Tuesday, May 10, 2011

Party Crashers and Evangelists

It's been a little over a week since 'Dogma-gate' and I'm long overdue in thanking all of you for your super-awesome comments. They went a long way towards convincing me that I'm not crazypants. And you also reminded me of something essential: We should all be minding our mental Driste as well as our visual one. And honouring the principal of Ahimsa in our lives and on our blogs by refraining from anonymous, person attacks on one other.

My teacher wrote a terrific blog post about dogma here. Go read it, then come back, because you don't want to miss the part about my drunken, party-crashing quadraceps.

Are you back? Good!

I was startled by how deeply those comments affected me. In hindsight, I totally get it because I was having a tender, touchy week. Intermediate Series is tough! I'm only practising roughly half the series and it still wrings me out, exhausts me physically and mentally (and I thought it would be *easier*! Ha,ha,ha! I'm still having a good laugh about that one, at my own expense). By the time I finish my practice, taking rest seems like too much work. I just want to curl up in a ball and pass out.

But I'm adjusting. This morning, after successfully binding both sides in Pasasana, I realised that I just have to *decide* to bind. If there's any question in my mind about the binding then it doesn't happen. I started to apply this new philosophy to each pose and I realised that up to this point, I've been approaching the Intermediate Series the same way Dobby the House Elf (of 'Harry Potter' fame) approached that all-important sock that set him free from slavery. "A SOCK, Master?! Really? FOR ME? You've given Dobby a SOCK!?"

Each and every pose was feeling like an all-encompassing event that I had to think about, double-check, and brace myself for. On some level, I couldn't believe I was actually doing these poses. Me! On my mat! Intermediate Series! I was worried that somebody (Anonymous? The Astanga Police?) would march into the Shala and take it all away from me. This morning, I let go of all that.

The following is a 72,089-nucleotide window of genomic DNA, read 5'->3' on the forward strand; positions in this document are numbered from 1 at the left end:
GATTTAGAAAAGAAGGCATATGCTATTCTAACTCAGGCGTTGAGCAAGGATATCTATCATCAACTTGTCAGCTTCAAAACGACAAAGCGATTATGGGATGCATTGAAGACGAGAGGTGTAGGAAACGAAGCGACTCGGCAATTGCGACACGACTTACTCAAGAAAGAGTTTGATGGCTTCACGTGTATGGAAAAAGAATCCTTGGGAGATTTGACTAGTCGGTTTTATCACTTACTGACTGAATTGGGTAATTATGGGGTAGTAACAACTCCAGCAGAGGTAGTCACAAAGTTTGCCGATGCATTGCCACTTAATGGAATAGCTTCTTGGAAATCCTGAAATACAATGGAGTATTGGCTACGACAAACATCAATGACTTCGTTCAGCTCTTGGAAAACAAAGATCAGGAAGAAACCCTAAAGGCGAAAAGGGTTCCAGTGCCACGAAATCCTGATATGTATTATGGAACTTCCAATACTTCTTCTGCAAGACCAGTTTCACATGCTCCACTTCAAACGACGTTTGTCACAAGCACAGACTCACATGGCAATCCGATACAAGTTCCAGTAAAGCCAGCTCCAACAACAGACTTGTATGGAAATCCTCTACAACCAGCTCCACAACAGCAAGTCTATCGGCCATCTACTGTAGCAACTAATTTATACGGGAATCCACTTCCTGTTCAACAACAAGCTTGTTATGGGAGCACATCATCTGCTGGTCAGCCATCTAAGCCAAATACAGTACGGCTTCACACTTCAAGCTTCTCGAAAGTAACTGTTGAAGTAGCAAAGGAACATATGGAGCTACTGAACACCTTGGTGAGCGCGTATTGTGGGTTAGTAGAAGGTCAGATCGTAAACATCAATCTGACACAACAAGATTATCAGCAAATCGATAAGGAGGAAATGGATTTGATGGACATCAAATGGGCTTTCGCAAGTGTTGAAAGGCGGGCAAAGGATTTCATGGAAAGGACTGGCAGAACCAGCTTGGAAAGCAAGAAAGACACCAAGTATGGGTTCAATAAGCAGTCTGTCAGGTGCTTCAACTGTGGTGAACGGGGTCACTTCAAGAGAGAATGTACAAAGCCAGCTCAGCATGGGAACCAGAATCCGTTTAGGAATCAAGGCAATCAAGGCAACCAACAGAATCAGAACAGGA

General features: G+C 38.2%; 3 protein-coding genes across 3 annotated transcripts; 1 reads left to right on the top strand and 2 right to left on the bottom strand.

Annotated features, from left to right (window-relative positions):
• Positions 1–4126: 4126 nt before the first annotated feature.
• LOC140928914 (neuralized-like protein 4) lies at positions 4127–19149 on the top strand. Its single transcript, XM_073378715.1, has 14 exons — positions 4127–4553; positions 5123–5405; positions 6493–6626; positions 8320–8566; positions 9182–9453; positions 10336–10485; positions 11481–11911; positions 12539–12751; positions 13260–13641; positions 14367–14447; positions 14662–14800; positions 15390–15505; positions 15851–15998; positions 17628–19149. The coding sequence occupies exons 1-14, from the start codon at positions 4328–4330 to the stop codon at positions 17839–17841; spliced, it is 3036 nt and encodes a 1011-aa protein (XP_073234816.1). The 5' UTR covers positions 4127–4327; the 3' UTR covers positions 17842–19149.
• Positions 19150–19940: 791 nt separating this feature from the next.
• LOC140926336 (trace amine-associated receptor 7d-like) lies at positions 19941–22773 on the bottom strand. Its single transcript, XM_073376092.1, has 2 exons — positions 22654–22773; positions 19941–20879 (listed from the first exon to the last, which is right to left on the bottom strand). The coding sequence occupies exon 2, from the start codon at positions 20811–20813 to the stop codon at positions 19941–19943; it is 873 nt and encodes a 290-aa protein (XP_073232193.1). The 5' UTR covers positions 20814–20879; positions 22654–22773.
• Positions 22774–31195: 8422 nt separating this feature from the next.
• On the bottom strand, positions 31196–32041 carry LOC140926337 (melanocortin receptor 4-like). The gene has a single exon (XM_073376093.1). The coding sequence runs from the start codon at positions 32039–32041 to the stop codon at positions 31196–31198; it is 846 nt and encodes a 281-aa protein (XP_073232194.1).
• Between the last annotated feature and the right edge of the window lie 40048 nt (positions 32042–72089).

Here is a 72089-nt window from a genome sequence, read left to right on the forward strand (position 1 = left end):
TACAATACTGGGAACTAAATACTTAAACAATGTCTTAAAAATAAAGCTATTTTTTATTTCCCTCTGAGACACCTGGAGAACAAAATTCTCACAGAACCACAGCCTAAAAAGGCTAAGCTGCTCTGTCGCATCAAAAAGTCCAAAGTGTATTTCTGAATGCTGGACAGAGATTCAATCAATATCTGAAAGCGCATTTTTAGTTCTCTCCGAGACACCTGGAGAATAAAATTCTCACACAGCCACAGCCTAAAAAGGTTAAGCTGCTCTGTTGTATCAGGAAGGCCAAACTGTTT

I also let go of any illusion of perfection. I practised each pose to the best of my ability, and then I let it go so I could move on to the next. And my practice flew by. I didn't have help with LBH poses this morning, so I wiggled into them myself. My exits from Eka Pada Sirsasana would have made fine comedy material, but I tried. Dwi Pada Sirsasana was a train wreck, but it was MY trainwreck and I'm kind of proud of the way I bungled through it. For the first time since I split, I feel like this practice belongs to me. I'm owning it, in all its rough imperfection.

I didn't really stop or slow down until I got to the backbending - and DT was waiting for me to get the party started. Today, instead of poking my own hamstrings, I poked hers, which only highlighted how uncooperative *mine* are. Another piece of this puzzle is my gluteus medius.

Let's take the horrible 'party' analogy to it's full expression, shall we?

Urdhva Dhanurasana is having a party! Yay! Invitiations have been sent out. The hamstrings RSVP'ed and they're supposed to be bringing a date, the glut medius. Everything is going fine. Most of the guests have arrived - my heels are grounded, my inner thighs are internally rotating and our hostess (DT) has nudged my errant right foot (the one that always splays out) back into place. The President's Choice hors d'oeuvres are circulating and the drinks are flowing freely. I press up into the backbend. And that's when the quadraceps arrive, loud and unruly. You can't even have a conversation over the din of their off-tune singing. They dance around the room clutching a bottle of whisky while the hamstrings look on despairingly. The hams shoot a meaningful glance at the glut medius and say: "Hey, this place is getting a bit crowded. What do you say we head to the martini bar down the street?"

This is around the time that DT is usually shaking her head and saying "Nope, they're not on, the hamstrings are not on" and I'm collapsing into a heap, bemoaning my burning quadraceps. We tried a few different things today. Some of these things helped, some made me feel like I was trying to speak Swahili. But it's a process. That's why it's called a 'practice' and I'm there every day, at 6 a.m., rain or shine.